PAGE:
From North Carolina, we are soon transported back to the dif­ficult, but intellectually inspiring years in the orphanage where the author was raised. “We all loved the same old bitch in those days, and her name was nostalgia,” Smith quotes Scott Fitzgerald. But for Smith it is highly selective nostalgia, and we often get the impression that his overriding agenda for the book is to maintain the dignity of privacy. Smith is, for example, relatively silent regarding his five years as a Marine in World War II. He picks up again in 1946, when he begins to hone some of the boxing skills he had been exposed to in the military, ultimately coaching successful Golden Gloves teams. About the same time, Smith informs us, he began to learn judo in Chicago, a sport that he was to embrace as practitioner, teacher, and organizer for the next thirty years. Along the way, we meet the often larger than life (but very real) cast of characters who Smith befriended in the world of Japanese martial arts, among them Donn Draeger, a highly skilled martial artist and the creator of the academic discipline of hoplology (the study of weapons and fighting systems); Morihei Ueshiba Shihan, the founder of aikid¬; and John Bluming, a formidable judo practi­tioner and personal bodyguard to Dutch Prince Bernard.

In 1959, the CIA posted Smith to Taiwan, where he remained for more than three years. Smith has already written about his training with Taiwan’s best and brightest in a previous book, Chi­nese Boxing: Masters and Methods, but Martial Musings is a much more personal account, less about training methods and techniques and more about personal relationships with the many teachers he encountered and with whom he forged lifelong friendships, includ­ing the great popularizer of taijiquan in the United States, Zheng Manqing. The diminutive Zheng, well respected in Taiwan as a poet, musician, painter, and practitioner of Chinese medicine, had few equals in the martial arts world. Smith was largely responsible for bringing Zheng to the U.S., and it was Zheng, the sensitive artist who could kick some butt, who attracted an odd mix of hard-core martial arts and sixties counter-culture aficionados to his New York studio. The latter group essentially recreated tai chi as nine parts esoteric meditation exercise, one part dance, and zero parts fighting art. Smith has little time for this wafty crowd and spends considerable space decrying the propensity of American taiji prac­titioners to see Zheng through racist lenses as the mystical old Chi­nese sage. For Smith, the reality of the man far exceeded the romantic fictions created around him.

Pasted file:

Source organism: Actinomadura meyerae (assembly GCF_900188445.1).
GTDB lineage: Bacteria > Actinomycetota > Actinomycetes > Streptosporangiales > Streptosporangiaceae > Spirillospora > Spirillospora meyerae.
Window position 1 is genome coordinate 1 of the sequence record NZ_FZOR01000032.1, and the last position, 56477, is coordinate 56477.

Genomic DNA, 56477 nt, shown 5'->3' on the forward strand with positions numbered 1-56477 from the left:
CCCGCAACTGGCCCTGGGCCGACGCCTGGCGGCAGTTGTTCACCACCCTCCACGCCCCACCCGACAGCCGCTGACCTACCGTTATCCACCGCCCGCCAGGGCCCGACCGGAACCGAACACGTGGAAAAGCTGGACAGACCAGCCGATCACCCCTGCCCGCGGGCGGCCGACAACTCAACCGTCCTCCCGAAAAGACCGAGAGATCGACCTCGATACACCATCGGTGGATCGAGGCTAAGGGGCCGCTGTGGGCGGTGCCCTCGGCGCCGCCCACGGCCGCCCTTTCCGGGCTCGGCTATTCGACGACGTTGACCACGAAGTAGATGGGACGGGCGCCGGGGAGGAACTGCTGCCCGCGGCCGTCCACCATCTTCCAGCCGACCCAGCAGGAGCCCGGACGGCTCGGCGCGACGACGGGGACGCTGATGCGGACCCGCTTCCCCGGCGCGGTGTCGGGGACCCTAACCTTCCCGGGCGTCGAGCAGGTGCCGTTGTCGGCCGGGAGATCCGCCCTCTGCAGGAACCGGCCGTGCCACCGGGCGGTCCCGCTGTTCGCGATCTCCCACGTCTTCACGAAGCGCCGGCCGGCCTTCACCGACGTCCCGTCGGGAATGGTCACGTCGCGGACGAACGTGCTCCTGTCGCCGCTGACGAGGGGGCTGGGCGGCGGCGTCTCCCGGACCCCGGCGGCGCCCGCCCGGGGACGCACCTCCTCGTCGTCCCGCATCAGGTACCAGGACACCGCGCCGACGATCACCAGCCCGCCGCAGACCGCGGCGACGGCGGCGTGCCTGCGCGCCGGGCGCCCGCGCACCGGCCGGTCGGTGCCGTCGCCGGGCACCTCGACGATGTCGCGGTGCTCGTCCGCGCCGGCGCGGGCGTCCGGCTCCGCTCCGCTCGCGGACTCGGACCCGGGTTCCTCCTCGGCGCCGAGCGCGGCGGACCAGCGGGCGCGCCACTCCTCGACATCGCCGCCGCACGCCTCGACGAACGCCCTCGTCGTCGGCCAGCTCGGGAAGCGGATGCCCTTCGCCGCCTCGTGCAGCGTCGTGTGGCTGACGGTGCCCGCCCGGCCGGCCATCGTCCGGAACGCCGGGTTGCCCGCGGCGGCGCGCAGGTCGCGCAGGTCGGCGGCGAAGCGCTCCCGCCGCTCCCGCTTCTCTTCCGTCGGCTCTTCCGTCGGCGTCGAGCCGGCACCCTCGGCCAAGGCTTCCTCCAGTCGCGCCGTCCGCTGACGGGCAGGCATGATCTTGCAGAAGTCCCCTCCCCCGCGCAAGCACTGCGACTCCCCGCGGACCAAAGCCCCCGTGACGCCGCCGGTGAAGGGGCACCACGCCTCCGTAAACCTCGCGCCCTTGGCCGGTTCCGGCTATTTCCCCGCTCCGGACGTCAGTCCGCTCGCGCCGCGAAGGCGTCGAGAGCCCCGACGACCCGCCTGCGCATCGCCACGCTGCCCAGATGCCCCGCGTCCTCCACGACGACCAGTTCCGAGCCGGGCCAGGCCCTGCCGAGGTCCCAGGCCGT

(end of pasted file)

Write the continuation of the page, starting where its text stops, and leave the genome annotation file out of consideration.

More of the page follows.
Like any work of the heart, Martial Musings has its problems, not the least of which is an apparent unwillingness on the part of Smith’s editors to hone and shape the book. To Smith’s credit, his “rough edges and all” style comes off like a cross between Thomas Wolfe in Look Homeward Angel and Woody Guthrie in Bound for Glory. Like Wolfe, Smith is not afraid to pull out all the stops in his use of the English language. Like Guthrie’s work, the separate parts of Martial Musings often work better alone than together. In the Asian Studies classroom, doling out Smith in small doses throughout a term may be more effective than tack­ling the book all at once.

It is no accident that Smith acknowledges a fellow renais­sance man like Sir Richard Francis Burton (explorer, swordsman, translator of the Kama Sutra and The Arabian Nights) and a fel­low romantic visionary like Ray Bradbury (the first man on Mars?) within the same pages. Both share Smith’s passion for being alive. Above all else, it is in conveying this passion that Martial Musings proves most valuable.